A quick review on the Internet confirms that many versions of Server Maintenance Checklists exist. With no disrespect to those Server Maintenance Checklists, we saw the need to take a slightly different approach by compiling a list of what not to do. To us, it’s often as much about the DON’TS as the DO’S when it comes to the health of your server. After interviewing many server IT administrators, we have compiled this list as a result of their personal experiences…and frustrations.
1. Don’t ever minimize the respect that your server deserves.
For most businesses, a down or crashed server translates to a major loss in productivity and a great deal of lost, often unrecoverable, revenue. Approaching ongoing server maintenance and support in a casual manner can very well result in catastrophic consequences.
2. Don’t ignore the physical conditions you ask your server to endure.
Where your server lives is critical to its current and future health. It needs proper ventilation and air flow year-round, requires acceptable humidity levels and should never be subject to water or other liquid leaks. Give it the environment it needs to flourish at maximum efficiency.
3. Don’t just assume your backups are up to par.
Although verifying backups is not required, it is a useful practice. Be sure the backup is intact physically and ensure that all the files in the backup are readable and can be restored. It is essential that you can restore your backup in the event that you need to use it.
4. Don’t turn your hard drive into a catch-all for everything.
The hard drive should not serve as your archival system. Check to see if any old or unwanted software can be removed from your system. This will reduce the strain on your server and limit the potential for security issues.
5. Don’t just update updates or download applications without research.
Updates and new applications can be invaluable. However, before updating software or applications on the server, it would serve you well do to some research to find out the impact an update will have on the server or the user experience. Most will be helpful; unfortunately, a major hiccup could occasionally result.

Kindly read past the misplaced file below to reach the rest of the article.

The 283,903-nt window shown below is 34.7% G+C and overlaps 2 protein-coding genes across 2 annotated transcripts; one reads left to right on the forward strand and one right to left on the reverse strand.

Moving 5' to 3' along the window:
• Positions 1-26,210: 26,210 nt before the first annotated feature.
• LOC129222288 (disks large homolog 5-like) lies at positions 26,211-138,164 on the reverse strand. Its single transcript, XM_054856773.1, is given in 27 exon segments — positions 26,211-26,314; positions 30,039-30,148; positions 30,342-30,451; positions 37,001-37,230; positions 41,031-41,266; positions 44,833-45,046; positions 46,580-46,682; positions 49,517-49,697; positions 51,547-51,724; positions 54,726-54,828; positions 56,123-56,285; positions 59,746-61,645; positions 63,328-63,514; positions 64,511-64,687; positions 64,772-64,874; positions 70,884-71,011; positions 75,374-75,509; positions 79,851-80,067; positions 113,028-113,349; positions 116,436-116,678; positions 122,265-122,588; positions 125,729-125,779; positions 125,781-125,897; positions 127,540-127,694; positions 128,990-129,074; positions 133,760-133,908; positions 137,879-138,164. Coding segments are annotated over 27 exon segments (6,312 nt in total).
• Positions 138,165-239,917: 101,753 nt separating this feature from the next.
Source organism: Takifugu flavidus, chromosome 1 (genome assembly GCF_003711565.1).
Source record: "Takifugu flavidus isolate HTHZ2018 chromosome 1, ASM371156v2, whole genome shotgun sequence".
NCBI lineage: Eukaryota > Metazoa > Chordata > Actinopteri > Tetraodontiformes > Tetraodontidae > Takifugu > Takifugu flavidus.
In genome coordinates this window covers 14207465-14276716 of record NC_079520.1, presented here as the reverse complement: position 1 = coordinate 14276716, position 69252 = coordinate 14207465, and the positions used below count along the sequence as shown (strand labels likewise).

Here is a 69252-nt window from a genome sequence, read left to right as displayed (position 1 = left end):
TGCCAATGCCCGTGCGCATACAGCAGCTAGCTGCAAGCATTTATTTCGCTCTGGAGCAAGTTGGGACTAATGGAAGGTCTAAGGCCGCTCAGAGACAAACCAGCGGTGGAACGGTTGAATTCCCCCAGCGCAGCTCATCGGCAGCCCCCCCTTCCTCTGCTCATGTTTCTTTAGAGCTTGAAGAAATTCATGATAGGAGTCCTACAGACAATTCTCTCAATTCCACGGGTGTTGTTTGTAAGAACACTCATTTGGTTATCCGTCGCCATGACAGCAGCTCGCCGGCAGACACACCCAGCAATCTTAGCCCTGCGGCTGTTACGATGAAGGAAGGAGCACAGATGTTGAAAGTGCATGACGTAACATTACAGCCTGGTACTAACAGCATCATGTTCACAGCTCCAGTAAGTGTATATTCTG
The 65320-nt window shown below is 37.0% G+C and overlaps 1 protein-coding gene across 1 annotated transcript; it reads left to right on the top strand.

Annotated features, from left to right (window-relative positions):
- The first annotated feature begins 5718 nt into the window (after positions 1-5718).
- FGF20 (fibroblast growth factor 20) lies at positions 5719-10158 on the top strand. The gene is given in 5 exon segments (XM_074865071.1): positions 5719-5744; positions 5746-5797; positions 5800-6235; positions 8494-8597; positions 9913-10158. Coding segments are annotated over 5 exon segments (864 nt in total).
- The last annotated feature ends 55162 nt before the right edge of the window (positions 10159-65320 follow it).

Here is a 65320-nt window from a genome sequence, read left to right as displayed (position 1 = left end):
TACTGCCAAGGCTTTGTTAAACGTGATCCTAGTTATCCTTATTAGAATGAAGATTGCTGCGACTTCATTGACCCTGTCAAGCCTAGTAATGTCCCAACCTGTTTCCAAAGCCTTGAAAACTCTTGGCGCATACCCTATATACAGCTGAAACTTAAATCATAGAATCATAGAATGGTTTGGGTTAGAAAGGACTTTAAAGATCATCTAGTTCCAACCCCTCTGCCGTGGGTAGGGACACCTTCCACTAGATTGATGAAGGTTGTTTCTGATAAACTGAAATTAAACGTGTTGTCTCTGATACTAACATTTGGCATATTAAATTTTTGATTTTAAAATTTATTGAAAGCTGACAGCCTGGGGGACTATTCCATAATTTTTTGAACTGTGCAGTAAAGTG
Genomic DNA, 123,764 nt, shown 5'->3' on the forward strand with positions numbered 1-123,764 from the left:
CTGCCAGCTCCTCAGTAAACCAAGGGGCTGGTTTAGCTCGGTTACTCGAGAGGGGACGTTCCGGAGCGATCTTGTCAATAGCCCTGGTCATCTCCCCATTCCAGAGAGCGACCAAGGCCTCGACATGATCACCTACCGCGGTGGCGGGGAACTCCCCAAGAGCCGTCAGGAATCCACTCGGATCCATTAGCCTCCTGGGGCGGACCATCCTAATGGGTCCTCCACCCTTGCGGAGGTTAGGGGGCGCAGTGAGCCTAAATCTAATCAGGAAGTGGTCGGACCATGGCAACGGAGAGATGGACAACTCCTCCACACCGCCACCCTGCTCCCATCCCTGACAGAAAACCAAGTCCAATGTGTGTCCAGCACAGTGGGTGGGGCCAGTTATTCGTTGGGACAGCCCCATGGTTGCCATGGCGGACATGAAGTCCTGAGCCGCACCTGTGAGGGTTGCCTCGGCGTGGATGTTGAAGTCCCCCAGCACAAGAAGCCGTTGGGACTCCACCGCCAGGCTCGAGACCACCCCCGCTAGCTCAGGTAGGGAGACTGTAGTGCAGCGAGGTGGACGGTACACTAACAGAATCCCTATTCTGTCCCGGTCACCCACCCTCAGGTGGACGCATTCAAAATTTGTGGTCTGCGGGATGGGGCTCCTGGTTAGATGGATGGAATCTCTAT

6. Don’t delay installing security updates after you have validated them.
Important security updates are released on a regular basis to ensure your server is not vulnerable to virus and hackers. Don’t waste time in taking advantage of them. You may also want to check for security updates on the applications installed on the server as well.
7. Don’t minimize ‘the 3 RE’s….Remote Console, Reboot and Rescue.’
If any of your servers utilize remote management tools, it is a good idea to check monthly if the tools are in good working order. The three functions you should check are Remote 1 2 3 4 5 6 7 Console, Reboot and Rescue mode. You want to always be confident that these tools are working properly when you need them.
8. Don’t ignore the obvious.
Check all cabling and all connections to ensure that they are are in perfect working order. You would be shocked at how often a simple cabling problem escalates into a major dilemma.
9. Don’t settle for simple easy-to-remember passwords.
Use complex passwords that include numbers, symbols and punctuation. Use a variety of passwords for different accounts or roles. Resist repeating sequences or use personal information.
10. Don’t let any full month go by without checking the use groups and folder shares.
It is critical that only those who should have access do. Allowing unfettered access all too often results in major issues.
11. Don’t take your admin log lightly.
It is imperative that all admin level accesses are logged with date, time and usernames. No exceptions! Guessing who did what when is simple not acceptable.
12. Don’t forget to disable unused services.
Why burden your server for no reason? All too often, we just keep adding on top of what is there.
13. Don’t forget to check that your RAID’s error notification system is configured and functions as expected.
This is especially important as most RAID levels tolerate only a single disk failure. A RAID failure can jeopardize the integrity of the data. There are 3rd party businesses that can assist in monitoring your RAID status.
14. Don’t go another minute without a plan in place that can be immediately implemented in case of an unexpected crash.
Waiting until your server is down is beyond unacceptable; it could threaten your company’s very existence. Is your warranty still valid?
15. Do not forget the alternatives that third-party support and warranty providers offer.
You very likely could save an incredible amount of money (up to 70%) utilizing their support instead of the OEM. You’ll be glad you did.
Service IT Direct | IT Technical Support | www.serviceitdirect.com